(Note that the integration with Sitecore CDP and other user data stores are on the roadmap and may be available at the time you are reading this).
  5. SaaS will offload infrastructure responsibility and control.
    The business has said they want to focus and manage less infrastructure. SaaS options will solve this problem, which could be a key to making the decision. The existing team may not be ready to relinquish all the control, along with the responsibility. There are middle grounds as well, so it is key to understand how much infrastructure management is a problem right now.
  6. Warmup is needed for any migration.
    Whether it is moving to Sitecore Send or another service, when you transition between email marketing tools you need to warm up your new service

Does this mean that EXM and Sitecore XP might be the right choice?

Some customers use EXM because it meets their needs and was already “in the box”, so there was no need to buya separate tool just for email and marketing automation. The “monolith” approach here works for them by giving them more functionality in a single solution. Other customers are very happy with EXM because it solves the specific problem they have. Sitecore Send and other marketing automation tools might fit better to address other challenges or to meet more modern business requirements. If a particular solution falls into these categories, it may not be a fit for this type of transition. So, the real questions to ask are:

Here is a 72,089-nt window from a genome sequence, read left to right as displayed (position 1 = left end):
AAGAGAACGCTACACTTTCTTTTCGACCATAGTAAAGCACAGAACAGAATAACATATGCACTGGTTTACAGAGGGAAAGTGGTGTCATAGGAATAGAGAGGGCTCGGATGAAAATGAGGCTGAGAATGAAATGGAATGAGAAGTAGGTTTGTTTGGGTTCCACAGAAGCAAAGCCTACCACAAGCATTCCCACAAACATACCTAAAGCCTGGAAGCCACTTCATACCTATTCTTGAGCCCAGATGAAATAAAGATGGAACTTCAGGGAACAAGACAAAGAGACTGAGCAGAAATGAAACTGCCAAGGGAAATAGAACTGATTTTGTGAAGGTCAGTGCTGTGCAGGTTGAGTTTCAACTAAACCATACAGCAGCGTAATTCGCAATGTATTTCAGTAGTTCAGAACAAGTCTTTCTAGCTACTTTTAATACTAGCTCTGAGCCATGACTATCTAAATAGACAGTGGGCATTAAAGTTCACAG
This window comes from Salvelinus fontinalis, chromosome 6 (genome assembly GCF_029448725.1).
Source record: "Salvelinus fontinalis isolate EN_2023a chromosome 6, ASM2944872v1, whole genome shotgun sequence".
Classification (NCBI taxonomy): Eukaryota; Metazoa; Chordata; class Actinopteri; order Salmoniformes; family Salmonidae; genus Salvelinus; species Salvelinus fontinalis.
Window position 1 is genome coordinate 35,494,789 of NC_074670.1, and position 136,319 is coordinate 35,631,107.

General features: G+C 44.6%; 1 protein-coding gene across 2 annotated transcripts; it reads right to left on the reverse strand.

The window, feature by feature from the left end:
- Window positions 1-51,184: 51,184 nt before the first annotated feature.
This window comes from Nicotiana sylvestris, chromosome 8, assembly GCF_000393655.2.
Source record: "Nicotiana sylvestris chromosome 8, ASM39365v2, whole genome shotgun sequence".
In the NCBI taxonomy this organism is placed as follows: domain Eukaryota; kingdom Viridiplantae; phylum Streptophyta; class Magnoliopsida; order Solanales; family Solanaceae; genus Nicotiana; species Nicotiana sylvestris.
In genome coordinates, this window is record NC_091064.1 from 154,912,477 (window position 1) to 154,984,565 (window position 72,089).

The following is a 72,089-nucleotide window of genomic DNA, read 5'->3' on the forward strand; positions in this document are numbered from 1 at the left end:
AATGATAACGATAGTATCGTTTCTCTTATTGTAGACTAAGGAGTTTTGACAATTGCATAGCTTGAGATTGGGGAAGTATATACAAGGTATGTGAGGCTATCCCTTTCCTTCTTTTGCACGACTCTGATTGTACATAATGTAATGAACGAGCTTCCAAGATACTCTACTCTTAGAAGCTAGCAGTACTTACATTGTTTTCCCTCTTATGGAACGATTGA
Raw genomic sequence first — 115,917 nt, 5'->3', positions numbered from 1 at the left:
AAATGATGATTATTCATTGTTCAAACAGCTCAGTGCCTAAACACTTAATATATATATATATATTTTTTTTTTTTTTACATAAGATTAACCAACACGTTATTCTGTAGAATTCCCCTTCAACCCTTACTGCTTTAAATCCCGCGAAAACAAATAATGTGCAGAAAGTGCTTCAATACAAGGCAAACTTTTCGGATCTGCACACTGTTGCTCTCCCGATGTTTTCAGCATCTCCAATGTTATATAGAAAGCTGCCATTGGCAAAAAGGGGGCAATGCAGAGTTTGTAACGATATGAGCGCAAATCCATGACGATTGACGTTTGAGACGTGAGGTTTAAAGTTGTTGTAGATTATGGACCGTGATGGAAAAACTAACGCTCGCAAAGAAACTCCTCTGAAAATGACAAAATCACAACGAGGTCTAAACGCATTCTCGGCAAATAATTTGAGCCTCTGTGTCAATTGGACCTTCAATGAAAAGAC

1. Does Sitecore Send meet the business requirements?